Richard Poirier taught English at Rutgers for some forty years (he died last summer), and he often argued that teaching students how to read, as distinct from teaching them how to be good citizens, or political activists, is the only thing literature professors are really good for, or qualified to do. In an essay he wrote in 1970, he suggested that “literary study can…be made relevant to life not as a mere supplier of images or visions, but as an activity; it can create capacities through exercise with the language of literature that can then be applied to the language of politics and power, the language of daily life.”
To place literary study at the crossroads of politics, the everyday, and high art has become standard practice. It is what we call cultural criticism, and everyone does it. But Poirier was one of the first, and also one of the best. I was reminded just how good he was while reading the latest issue of Raritan, the quarterly he founded in 1981 and edited for two decades (it is now edited by the historian Jackson Lears).
The current issue includes essays by regular contributors like Leo Bersani and David Bromwich, as well as poems by Richard Howard and Frederick Seidel. It also includes a remarkable folio of six “Editor’s Notes,” republished here for the first time, which Poirier wrote during the early eighties. One of the “Notes” is a prospectus describing the new magazine; another is a rebuke to Susan Sontag (for glibly equating communism and fascism); a third, from the summer of ‘82, is about watching the nightly news during the Israeli bombardment of Beirut; the last pays homage to George Balanchine.
Poirier didn’t think of himself as a public intellectual. He thought of himself as a reader, and supposed that expertise in reading that gave him the credentials for commenting on everything else. He held that a serious interest in academic theory—deconstructionism, Marxism, discourse analysis—should go with an equally serious interest in popular culture and contemporary life. Raritan always resisted the pull toward specialization. It became a general interest quarterly where you could find Edward Said interviewing Daniel Barenboim, Anne Hollander writing on fashion, or poems by Gerard Malanga. No one was allowed to use footnotes.
In this sense, Raritan can be thought of as the intellectual bridge, or missing link, between those heroic organs of the past like Partisan Review (which Poirier edited in the sixties) and contemporary little magazines like FEED, The Believer, or n+1. There is a clear line of descent from Poirier’s famous essay “Learning From the Beatles” to Mark Grief’s “Radiohead, or the Philosophy of Pop” (both of which begin by complaining that our conventional ways of analyzing art do not help much when the subject is rock music). And Poirier’s “Notes” include the best description I know of the magazines’ shared sensibility, one that Poirier took to be typical of a certain strain of American intellectual: “They write like immigrants twice over: to the realms of thought and to the communities of ordinariness… They write theoretically in opposition to theory; they delight in learned allusions veiled in common idiom; moving along the lofty road of speculation, they suddenly take a detour into slang or obscenity.”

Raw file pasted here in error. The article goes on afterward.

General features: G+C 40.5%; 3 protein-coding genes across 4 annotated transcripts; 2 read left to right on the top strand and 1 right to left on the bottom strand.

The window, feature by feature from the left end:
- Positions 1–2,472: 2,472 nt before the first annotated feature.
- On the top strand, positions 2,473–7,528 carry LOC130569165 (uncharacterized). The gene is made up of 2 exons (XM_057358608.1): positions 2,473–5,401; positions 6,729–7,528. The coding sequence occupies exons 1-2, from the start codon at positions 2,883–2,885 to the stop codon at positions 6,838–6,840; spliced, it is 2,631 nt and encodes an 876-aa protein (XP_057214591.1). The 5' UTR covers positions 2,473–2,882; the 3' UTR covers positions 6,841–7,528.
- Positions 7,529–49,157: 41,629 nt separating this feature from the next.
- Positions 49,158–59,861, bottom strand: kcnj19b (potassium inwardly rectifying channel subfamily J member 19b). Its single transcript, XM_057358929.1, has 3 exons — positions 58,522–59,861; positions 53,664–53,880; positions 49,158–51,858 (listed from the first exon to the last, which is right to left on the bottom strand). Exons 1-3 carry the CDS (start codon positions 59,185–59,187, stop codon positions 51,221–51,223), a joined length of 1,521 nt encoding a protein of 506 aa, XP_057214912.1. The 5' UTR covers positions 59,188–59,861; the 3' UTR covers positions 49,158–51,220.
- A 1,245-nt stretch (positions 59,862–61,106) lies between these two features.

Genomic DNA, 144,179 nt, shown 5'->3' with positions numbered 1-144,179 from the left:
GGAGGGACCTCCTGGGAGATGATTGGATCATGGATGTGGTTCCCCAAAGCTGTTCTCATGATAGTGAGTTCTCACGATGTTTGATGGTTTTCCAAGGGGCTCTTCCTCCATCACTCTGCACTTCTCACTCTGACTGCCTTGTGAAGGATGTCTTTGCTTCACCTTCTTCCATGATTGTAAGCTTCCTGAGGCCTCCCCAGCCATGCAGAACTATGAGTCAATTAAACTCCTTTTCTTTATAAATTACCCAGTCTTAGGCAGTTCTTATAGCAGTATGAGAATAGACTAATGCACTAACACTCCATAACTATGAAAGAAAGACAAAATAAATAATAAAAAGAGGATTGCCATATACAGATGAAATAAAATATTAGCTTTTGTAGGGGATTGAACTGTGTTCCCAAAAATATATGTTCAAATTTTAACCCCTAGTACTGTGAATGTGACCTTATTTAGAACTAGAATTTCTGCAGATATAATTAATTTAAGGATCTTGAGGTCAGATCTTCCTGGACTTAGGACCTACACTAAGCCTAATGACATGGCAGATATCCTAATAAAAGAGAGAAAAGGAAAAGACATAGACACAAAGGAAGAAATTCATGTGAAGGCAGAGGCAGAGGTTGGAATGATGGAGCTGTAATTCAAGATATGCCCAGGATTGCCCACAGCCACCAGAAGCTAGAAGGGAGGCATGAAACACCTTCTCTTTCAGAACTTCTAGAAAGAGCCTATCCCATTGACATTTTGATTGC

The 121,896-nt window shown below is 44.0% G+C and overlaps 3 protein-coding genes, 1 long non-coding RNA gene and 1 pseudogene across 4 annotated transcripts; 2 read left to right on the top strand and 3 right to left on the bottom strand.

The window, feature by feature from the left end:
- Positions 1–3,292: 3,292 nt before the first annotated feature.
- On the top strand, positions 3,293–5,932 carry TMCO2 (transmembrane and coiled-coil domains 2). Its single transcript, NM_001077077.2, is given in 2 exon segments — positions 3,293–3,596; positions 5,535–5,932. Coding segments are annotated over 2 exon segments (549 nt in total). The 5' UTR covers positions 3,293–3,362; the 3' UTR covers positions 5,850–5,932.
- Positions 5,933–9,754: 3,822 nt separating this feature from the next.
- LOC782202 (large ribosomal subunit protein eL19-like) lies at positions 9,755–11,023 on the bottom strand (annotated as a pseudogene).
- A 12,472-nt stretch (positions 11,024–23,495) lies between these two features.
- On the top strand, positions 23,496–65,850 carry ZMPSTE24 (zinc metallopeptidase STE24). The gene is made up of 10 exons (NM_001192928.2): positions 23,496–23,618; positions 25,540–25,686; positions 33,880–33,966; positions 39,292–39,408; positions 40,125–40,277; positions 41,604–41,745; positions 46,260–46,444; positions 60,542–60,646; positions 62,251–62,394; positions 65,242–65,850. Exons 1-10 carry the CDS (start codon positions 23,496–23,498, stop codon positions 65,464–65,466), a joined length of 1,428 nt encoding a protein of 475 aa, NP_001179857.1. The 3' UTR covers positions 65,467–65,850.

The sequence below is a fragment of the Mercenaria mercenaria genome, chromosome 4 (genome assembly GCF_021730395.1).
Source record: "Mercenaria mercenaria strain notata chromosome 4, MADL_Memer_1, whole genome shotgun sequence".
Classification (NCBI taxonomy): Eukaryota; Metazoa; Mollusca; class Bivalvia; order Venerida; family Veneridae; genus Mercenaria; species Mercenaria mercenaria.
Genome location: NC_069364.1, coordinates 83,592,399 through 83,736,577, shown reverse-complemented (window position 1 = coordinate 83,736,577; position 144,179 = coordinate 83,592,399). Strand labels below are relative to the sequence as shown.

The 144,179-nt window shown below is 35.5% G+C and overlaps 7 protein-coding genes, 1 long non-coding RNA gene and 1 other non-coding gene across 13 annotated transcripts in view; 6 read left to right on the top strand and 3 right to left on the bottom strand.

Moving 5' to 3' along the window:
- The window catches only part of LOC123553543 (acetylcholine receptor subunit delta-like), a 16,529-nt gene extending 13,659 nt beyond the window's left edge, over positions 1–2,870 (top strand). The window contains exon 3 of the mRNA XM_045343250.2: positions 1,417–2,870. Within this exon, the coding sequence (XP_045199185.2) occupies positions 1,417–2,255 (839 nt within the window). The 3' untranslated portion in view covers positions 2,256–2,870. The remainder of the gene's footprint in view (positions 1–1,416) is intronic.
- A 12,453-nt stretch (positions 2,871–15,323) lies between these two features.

I’ve always felt that Raritan was an especially good name for Poirier’s magazine. The word makes you think of rarity, and the rarified, but it also denotes a borough of Somerset County, a river, and a line on the New Jersey Transit. That is, in addition to naming a state of mind, or set of tastes, it also names an actual community (and says how you get there). What is remarkable about Poirier’s vision for his magazine is that it did not finally accept the distinction between the realms of thought and “the communities of ordinariness.” Firmly ensconced in the one, Poirier never gave the impression, in his writing, or in his editorial sensibility, that he had ever left the other. The audience he imagined was simply the community of readers—an “ordinary” community that Poirier addressed from the inside, as a reader himself. This sense of belonging did not lead to comfort or complacency. Instead, it gave us a magazine that for thirty years has published some of the best, most challenging American essays and poetry you will find anywhere. The community of readers, a demotic neighbor of the republic of letters, is in this sense the most open and also the most exacting of communities. Anyone can join, but no one can get comfortable. As Poirier remarks at the end of one of his “Notes,” “The best reader may well be the common one in all of us.”
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